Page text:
Using the perspective of the last few centuries and millennia, speakers in a press onference at the Fall Meeting of the American Geophysical Union in San Francisco discussed the latest research involving climate reconstructions and different climate models.
The press conference, held Thursday, December 11, featured Caspar Ammann of the National Center for Atmospheric Research (NCAR), Boulder, Colo.; Drew Shindell of NASA's Goddard Institute for Space Studies, New York; and Tom Crowley of Duke University, Durham, N.C.
Changes in the sun's activity have been considered responsible for some part of past climatic variations. Although useful measurements of solar energy are limited to the last 25 years of satellite data, this record is not long enough to confirm potential trends in solar energy changes over time. Tentative connections between the measured solar activity, with sunspots or the production of specific particles in the Earth's atmosphere (such as carbon-14 and beryllium-10), have been used to estimate past solar energy.
Ammann discussed how he used a set of irradiance estimates with the NCAR coupled Ocean-Atmosphere General Circulation computer model to show the climate system contains a clearly detectable signal from the sun.
Ammann's work with the model also demonstrates that smaller, rather than larger, background trends in the sun's emitted energy are in better agreement with the long-term climate record, as obtained from proxy climate records, such as tree-ring data.
Shindell discussed how he used a climate model that included solar radiation changes, volcanic eruptions, and natural internal variability to arrive at a more accurate look at Earth's changing climate today. Shindell said that while solar radiation changes and volcanoes exert a similar influence on global or hemispheric average-temperature changes, the solar component has the biggest regional effect over time scales of decades to centuries, while volcanoes cause the largest year-to-year changes.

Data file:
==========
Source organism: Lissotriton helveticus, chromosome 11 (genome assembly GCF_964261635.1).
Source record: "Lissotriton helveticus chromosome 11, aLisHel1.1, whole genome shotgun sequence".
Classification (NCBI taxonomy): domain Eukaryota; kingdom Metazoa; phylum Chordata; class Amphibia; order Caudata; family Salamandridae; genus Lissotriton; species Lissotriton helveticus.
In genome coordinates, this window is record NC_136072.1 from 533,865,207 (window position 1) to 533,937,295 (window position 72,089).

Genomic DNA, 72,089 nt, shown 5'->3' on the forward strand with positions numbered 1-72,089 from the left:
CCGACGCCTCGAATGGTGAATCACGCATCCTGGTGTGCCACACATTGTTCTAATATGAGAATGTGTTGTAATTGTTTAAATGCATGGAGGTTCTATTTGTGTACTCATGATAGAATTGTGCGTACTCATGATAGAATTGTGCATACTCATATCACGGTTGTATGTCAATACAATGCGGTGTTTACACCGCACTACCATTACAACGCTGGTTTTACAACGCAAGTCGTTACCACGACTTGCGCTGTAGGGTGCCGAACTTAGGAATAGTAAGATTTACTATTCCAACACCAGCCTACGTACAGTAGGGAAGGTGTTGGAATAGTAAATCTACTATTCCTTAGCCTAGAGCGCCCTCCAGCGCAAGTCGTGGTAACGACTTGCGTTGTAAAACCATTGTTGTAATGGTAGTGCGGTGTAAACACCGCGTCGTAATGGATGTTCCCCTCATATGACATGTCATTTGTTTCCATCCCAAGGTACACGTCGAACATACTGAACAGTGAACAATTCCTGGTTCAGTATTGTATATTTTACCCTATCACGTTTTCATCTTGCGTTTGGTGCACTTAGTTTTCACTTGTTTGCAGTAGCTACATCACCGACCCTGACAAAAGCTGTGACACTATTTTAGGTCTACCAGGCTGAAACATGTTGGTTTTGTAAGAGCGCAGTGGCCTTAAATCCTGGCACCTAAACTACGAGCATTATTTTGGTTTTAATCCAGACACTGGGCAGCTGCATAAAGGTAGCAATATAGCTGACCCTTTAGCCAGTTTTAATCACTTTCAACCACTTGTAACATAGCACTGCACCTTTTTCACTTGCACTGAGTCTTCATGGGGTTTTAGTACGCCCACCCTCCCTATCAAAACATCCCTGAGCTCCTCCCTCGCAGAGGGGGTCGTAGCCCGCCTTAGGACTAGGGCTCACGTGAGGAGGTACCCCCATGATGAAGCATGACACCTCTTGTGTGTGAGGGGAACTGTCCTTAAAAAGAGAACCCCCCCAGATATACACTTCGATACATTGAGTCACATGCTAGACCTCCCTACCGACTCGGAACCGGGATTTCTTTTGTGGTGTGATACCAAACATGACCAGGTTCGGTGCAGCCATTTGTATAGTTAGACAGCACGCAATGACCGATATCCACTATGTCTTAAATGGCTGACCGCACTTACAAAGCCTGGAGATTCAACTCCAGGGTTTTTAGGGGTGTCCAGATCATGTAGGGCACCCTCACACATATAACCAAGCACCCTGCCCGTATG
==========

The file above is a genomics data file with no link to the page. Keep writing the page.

Crowley discussed one of the goals of climate modeling, to test whether moderately reliable predictions of regional climate change can be made under globalwarming scenarios.
Using paleoclimate data, scientists can in some cases test computer climate-model performance. This testing would occur for a time period in which models accurately predict the larger (hemispheric-scale) response to changes in the Earth's radiation balance.
NASA's Earth Science Enterprise is dedicated to understanding the Earth as an integrated system and applying Earth System Science to improve prediction of climate, weather and natural hazards using the unique vantage point of space.
NCAR is a research laboratory operated by the University Corporation for Atmospheric Research, a consortium of 67 universities offering doctoral programs in the atmospheric and related sciences. NCAR's primary sponsor is the National Science Foundation.
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